If you’re looking to find the price of a comic book you may turn to the most common resource, the Overstreet Comic Book Price Guide. This is a great starting point on your price search, but there are a few “gotchas” you should know.
The Overstreet Comic Book Price Guide is the industry standard and highly recommended. It is the starting point to find out if your comics have any value at all. When you look in the guide you should be concentrating on three things. Look for first issues, first appearances or origins, and the first work by noted artists and writers. Comic books that fit these criteria are considered “keys” and usually stand out from the “common” issues in value. For example, X-men #1 is the first appearance and origin of the X-men, and has a higher price than say X-men #6. Get the idea?
But once you have separated the “keys” from “commons” there are a couple of insider secrets you should know.
For all of the great information you can find in the Overstreet Comic Book Price Guide, there are a couple of cons. First, there is a printing delay. The information presented in the guide has to be collected, organized, formatted and then sent to the printer. Once printed it has to be distributed to the stores. All of this takes time, and a lot can change in that time. There can be new comic book movies planned or released, comic book stories that increase demand for certain back issues, and other newsworthy events. All of this can have an affect on the prices of comic books and the guide can’t anticipate it.
Second, the guide strives for accuracy, but comic book dealers have a large say in the pricing, so there can be distortions. Are all the dealers honest? I don’t know. You need to check their work.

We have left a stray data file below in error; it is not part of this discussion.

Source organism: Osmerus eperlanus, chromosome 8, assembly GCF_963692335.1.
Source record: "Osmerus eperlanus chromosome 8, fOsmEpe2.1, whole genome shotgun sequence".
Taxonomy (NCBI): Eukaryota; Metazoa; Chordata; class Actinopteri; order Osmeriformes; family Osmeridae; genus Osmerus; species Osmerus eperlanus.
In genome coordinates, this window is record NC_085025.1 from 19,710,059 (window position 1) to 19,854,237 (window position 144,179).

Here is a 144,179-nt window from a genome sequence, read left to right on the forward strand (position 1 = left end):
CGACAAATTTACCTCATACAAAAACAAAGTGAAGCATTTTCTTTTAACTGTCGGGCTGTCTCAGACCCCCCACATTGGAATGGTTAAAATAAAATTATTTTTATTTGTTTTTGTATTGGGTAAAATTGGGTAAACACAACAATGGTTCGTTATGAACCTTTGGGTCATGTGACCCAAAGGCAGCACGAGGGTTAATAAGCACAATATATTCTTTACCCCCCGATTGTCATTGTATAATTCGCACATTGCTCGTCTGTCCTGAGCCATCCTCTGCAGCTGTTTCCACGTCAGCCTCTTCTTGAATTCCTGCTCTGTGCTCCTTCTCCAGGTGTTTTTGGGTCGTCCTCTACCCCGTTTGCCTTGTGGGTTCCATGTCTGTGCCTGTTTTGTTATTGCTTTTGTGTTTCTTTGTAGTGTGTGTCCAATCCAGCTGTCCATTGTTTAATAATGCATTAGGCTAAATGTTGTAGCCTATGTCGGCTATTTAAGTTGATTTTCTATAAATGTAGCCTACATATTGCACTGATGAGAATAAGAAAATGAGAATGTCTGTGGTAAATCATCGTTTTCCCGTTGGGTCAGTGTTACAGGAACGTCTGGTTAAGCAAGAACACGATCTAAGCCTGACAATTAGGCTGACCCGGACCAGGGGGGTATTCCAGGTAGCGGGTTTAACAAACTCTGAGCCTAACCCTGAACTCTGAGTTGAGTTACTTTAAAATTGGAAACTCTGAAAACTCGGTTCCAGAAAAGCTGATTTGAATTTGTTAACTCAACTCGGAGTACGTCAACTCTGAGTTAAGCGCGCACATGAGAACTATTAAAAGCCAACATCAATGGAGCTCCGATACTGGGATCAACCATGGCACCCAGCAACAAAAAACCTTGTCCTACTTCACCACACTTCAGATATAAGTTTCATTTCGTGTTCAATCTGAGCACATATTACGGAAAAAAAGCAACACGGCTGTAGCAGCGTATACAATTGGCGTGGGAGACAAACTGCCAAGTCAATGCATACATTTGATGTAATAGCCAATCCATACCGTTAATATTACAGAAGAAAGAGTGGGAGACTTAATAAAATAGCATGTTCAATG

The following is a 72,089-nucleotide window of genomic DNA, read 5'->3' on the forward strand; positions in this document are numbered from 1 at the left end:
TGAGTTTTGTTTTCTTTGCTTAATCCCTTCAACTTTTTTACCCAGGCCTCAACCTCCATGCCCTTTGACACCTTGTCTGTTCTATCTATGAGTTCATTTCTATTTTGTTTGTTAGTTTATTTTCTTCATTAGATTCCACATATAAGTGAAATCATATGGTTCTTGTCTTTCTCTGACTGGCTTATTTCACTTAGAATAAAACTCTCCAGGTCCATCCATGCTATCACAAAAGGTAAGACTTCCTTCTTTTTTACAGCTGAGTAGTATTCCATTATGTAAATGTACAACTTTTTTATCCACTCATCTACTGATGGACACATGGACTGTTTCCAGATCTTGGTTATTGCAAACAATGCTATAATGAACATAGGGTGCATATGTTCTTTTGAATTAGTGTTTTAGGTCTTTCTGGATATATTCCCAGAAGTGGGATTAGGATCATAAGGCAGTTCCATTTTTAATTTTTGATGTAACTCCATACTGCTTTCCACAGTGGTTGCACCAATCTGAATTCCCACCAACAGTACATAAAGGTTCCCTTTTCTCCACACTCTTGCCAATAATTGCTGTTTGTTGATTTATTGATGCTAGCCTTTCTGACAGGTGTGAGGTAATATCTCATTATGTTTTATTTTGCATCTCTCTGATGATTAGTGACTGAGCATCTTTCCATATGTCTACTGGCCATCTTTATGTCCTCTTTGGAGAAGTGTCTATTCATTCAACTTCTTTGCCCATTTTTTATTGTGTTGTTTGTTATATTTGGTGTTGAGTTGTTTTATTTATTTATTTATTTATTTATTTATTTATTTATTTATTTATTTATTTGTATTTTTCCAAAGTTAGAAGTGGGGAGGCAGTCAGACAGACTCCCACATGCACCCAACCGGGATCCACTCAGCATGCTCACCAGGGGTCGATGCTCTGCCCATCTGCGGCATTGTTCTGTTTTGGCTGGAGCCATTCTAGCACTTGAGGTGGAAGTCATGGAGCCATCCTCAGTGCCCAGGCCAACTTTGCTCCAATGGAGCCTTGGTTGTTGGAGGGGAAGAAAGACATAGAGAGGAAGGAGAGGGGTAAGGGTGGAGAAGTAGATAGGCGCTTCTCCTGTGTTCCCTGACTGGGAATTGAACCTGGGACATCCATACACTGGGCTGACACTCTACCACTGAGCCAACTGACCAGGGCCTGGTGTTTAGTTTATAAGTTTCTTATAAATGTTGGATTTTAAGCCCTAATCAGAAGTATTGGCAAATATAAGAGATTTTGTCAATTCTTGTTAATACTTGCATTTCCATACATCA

Finally, with the advent of CGC, professionally graded comic books can sell for premiums over the guide price. You need to be aware of this fact. CGC professionally grades and encapsulates comic books in a protective holder.
So with these potential problems in mind what should you do? I’m going to give you a couple of easy steps to follow to find accurate, up-to-date prices for your comic books.
First, start out with the Overstreet Comic Book Price Guide. You can buy the print guide, but I recommend the online version for ease of use. Follow the previous advice and look up your comics, focusing on looking for “keys” and any other comic books that are worth a lot of money. Make a list of your books by title, issue number, grade and guide price.
Once you have your list you’re ready to do an actual sales price check with one of two resources.
The first resource is E-bay. E-bay is completely free so there is no excuse for not checking for actual sales. You want to concentrate on the completed auctions. Enter the title and issue number in the search box and conduct a search. Then, look on the left sidebar and check “completed auctions.” You will need to have an account on E-bay to see the completed results, but it’s free. Once you do this you will see actual sales results. Use the prices to check the Overstreet Price Guide values.
The next resource I recommend is GPAnalysis. This service charges a fee, but if you are serious about comic books and your initial price research reveals you have very expensive books it is well worth it. You can search for any comic book that has been sold since 2002. The only caveat is they only collect data for CGC (professionally graded) comic books. This will give you even more information to check to arrive at an accurate price.
At this point you have accurate, up-to-date, actual sales price data for your comic books. Remember:
1. Do a first check with the Overstreet Comic Book Price Guide
2. List your comic books with the initial value
3. Check for actual sales data on E-bay, GPAnalysis, or both
Now you have the ultimate online price guide! Good luck!